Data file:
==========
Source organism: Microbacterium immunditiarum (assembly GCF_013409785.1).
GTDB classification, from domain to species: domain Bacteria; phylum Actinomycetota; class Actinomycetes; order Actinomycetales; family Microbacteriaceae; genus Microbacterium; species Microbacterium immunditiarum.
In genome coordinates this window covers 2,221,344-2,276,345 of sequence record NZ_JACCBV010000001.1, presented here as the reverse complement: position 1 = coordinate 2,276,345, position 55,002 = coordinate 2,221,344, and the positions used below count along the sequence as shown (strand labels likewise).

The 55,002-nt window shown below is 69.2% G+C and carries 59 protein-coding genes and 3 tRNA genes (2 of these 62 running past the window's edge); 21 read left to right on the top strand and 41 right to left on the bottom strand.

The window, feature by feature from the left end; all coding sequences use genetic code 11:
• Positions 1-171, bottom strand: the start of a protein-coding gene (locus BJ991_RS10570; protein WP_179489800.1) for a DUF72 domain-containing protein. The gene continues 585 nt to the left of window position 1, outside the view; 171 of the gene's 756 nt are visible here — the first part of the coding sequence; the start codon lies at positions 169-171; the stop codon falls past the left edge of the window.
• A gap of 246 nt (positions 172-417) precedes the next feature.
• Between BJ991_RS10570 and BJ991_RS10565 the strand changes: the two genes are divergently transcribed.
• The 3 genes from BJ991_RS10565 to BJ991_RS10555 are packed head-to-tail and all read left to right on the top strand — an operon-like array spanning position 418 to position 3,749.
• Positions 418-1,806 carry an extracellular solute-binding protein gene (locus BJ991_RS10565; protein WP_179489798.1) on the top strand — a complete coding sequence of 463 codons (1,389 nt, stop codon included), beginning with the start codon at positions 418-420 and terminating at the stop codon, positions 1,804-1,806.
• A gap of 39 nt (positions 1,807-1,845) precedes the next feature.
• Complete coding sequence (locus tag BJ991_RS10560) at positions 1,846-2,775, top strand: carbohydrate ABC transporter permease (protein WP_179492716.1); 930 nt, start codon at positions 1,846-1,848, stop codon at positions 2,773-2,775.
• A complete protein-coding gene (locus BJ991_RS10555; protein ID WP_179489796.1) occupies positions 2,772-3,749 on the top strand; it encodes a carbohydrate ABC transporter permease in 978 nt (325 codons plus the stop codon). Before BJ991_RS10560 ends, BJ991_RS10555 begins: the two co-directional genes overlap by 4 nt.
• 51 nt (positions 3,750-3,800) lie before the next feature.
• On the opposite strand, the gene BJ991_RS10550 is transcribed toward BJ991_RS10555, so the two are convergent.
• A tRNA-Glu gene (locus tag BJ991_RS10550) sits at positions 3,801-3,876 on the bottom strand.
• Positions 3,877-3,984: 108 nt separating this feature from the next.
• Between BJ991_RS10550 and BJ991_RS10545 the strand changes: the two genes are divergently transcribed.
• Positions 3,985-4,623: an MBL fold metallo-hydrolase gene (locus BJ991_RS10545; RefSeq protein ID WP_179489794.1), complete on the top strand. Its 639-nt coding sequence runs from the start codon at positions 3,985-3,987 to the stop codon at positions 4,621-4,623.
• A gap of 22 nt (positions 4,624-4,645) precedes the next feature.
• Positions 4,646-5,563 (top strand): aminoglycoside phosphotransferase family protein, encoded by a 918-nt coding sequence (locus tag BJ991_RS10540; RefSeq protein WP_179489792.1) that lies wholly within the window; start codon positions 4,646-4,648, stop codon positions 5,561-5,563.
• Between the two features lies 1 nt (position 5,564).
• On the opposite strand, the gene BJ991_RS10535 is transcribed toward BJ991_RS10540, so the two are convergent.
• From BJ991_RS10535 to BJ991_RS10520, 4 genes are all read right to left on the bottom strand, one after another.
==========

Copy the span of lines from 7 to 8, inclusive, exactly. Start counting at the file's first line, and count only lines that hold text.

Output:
• A gap of 246 nt (positions 172-417) precedes the next feature.
• Between BJ991_RS10570 and BJ991_RS10565 the strand changes: the two genes are divergently transcribed.